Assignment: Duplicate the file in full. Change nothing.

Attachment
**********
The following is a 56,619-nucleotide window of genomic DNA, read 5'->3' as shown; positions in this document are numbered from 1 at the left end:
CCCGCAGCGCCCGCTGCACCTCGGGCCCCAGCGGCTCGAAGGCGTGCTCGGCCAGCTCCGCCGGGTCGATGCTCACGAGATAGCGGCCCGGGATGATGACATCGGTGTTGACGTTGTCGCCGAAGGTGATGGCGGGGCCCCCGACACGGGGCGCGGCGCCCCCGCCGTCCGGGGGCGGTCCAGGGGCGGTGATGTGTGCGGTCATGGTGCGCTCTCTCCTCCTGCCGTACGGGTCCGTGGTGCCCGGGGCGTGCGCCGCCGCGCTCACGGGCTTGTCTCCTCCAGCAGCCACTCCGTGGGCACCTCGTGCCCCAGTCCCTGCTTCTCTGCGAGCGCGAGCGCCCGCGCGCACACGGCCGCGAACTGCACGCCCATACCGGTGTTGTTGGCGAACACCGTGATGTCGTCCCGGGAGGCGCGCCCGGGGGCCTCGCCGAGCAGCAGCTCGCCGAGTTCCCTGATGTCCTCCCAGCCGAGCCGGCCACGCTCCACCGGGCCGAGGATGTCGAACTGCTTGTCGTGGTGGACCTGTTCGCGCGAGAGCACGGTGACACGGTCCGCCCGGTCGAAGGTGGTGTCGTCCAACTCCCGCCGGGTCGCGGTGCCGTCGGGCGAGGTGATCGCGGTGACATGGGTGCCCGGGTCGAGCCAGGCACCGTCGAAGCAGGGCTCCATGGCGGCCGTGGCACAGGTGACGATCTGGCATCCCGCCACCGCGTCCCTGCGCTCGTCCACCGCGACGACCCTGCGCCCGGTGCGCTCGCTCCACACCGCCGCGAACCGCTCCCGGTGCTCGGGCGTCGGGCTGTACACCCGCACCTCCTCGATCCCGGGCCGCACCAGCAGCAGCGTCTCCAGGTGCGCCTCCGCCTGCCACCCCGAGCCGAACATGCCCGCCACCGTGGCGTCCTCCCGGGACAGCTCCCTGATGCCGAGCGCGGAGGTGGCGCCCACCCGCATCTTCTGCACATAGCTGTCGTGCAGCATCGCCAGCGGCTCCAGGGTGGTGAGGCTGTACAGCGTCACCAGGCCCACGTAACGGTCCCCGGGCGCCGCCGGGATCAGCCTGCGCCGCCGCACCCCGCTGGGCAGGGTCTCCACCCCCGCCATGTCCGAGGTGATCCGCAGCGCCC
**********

The following is a 56,619-nucleotide window of genomic DNA, read 5'->3' as shown; positions in this document are numbered from 1 at the left end:
CCCGCAGCGCCCGCTGCACCTCGGGCCCCAGCGGCTCGAAGGCGTGCTCGGCCAGCTCCGCCGGGTCGATGCTCACGAGATAGCGGCCCGGGATGATGACATCGGTGTTGACGTTGTCGCCGAAGGTGATGGCGGGGCCCCCGACACGGGGCGCGGCGCCCCCGCCGTCCGGGGGCGGTCCAGGGGCGGTGATGTGTGCGGTCATGGTGCGCTCTCTCCTCCTGCCGTACGGGTCCGTGGTGCCCGGGGCGTGCGCCGCCGCGCTCACGGGCTTGTCTCCTCCAGCAGCCACTCCGTGGGCACCTCGTGCCCCAGTCCCTGCTTCTCTGCGAGCGCGAGCGCCCGCGCGCACACGGCCGCGAACTGCACGCCCATACCGGTGTTGTTGGCGAACACCGTGATGTCGTCCCGGGAGGCGCGCCCGGGGGCCTCGCCGAGCAGCAGCTCGCCGAGTTCCCTGATGTCCTCCCAGCCGAGCCGGCCACGCTCCACCGGGCCGAGGATGTCGAACTGCTTGTCGTGGTGGACCTGTTCGCGCGAGAGCACGGTGACACGGTCCGCCCGGTCGAAGGTGGTGTCGTCCAACTCCCGCCGGGTCGCGGTGCCGTCGGGCGAGGTGATCGCGGTGACATGGGTGCCCGGGTCGAGCCAGGCACCGTCGAAGCAGGGCTCCATGGCGGCCGTGGCACAGGTGACGATCTGGCATCCCGCCACCGCGTCCCTGCGCTCGTCCACCGCGACGACCCTGCGCCCGGTGCGCTCGCTCCACACCGCCGCGAACCGCTCCCGGTGCTCGGGCGTCGGGCTGTACACCCGCACCTCCTCGATCCCGGGCCGCACCAGCAGCAGCGTCTCCAGGTGCGCCTCCGCCTGCCACCCCGAGCCGAACATGCCCGCCACCGTGGCGTCCTCCCGGGACAGCTCCCTGATGCCGAGCGCGGAGGTGGCGCCCACCCGCATCTTCTGCACATAGCTGTCGTGCAGCATCGCCAGCGGCTCCAGGGTGGTGAGGCTGTACAGCGTCACCAGGCCCACGTAACGGTCCCCGGGCGCCGCCGGGATCAGCCTGCGCCGCCGCACCCCGCTGGGCAGGGTCTCCACCCCCGCCATGTCCGAGGTGATCCGCAGCGCCC